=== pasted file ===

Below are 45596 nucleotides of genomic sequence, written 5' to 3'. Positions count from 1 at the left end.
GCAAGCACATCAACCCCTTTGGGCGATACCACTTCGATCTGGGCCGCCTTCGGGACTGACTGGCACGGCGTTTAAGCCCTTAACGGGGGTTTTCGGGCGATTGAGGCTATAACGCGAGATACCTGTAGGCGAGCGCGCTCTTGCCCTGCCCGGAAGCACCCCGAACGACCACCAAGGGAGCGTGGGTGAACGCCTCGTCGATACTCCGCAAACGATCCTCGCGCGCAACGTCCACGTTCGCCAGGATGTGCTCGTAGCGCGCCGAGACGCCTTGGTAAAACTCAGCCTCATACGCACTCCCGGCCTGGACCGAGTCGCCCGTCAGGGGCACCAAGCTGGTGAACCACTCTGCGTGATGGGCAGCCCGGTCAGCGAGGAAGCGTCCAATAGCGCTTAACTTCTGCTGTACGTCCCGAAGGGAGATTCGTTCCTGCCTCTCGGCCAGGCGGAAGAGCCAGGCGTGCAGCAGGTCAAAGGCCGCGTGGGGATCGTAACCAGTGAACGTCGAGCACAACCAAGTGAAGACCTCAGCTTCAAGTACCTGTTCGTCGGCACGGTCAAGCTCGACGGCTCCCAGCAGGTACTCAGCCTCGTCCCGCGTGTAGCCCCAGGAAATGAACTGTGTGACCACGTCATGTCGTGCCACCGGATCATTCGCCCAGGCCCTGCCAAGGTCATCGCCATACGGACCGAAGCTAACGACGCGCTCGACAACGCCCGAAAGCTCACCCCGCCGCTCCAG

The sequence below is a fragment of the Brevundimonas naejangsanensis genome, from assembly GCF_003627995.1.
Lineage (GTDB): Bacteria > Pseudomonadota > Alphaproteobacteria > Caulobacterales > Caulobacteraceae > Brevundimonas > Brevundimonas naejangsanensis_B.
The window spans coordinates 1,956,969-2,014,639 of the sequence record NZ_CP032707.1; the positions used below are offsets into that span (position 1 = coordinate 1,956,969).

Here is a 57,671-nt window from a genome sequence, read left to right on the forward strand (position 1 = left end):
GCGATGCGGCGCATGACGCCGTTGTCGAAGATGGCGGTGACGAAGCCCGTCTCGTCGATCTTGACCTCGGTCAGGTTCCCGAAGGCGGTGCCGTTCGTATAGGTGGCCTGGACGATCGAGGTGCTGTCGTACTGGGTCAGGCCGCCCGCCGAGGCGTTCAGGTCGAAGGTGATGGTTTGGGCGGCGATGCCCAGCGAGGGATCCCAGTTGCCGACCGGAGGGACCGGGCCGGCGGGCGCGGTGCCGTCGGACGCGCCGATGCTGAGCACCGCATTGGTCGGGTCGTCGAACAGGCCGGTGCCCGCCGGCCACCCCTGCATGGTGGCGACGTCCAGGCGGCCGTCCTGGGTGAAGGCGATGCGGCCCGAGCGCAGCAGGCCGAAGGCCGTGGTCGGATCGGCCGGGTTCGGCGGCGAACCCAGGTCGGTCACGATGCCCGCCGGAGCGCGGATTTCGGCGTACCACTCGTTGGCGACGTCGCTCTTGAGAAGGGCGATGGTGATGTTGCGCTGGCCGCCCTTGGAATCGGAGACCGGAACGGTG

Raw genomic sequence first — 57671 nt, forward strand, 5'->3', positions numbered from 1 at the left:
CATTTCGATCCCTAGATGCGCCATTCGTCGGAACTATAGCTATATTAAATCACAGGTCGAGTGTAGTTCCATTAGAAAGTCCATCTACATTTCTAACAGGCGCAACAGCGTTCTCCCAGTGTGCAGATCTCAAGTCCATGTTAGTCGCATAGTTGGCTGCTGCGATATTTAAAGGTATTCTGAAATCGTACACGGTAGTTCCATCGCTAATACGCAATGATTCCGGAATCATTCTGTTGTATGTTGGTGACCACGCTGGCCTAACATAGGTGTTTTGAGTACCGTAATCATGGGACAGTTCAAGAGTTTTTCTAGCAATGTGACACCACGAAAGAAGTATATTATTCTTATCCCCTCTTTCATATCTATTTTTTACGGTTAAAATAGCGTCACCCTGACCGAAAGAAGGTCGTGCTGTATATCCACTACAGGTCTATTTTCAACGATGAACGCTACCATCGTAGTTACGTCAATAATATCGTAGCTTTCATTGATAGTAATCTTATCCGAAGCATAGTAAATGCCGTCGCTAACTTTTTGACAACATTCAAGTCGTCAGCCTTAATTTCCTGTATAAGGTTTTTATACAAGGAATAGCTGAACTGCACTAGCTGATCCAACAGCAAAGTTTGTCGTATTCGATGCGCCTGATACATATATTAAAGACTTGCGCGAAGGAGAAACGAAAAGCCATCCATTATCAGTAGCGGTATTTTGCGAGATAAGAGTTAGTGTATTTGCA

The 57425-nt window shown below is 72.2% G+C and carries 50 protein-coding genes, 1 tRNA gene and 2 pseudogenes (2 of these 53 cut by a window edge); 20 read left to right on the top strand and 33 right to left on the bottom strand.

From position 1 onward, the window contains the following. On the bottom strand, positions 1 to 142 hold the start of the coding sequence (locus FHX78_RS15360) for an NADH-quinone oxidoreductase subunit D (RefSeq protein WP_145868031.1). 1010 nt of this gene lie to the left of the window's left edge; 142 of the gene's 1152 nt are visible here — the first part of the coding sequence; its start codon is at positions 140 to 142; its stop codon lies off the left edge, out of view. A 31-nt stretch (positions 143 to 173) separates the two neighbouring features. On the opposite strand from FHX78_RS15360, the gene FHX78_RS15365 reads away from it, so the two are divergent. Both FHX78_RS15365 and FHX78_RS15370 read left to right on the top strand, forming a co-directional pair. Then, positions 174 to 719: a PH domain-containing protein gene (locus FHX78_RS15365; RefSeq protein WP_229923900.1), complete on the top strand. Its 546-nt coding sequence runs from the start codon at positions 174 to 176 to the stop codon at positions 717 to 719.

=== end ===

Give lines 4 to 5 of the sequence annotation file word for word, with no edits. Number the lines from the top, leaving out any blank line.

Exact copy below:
Lineage (GTDB): Bacteria > Pseudomonadota > Alphaproteobacteria > Caulobacterales > Caulobacteraceae > Brevundimonas > Brevundimonas naejangsanensis_B.
The window spans coordinates 1,956,969-2,014,639 of the sequence record NZ_CP032707.1; the positions used below are offsets into that span (position 1 = coordinate 1,956,969).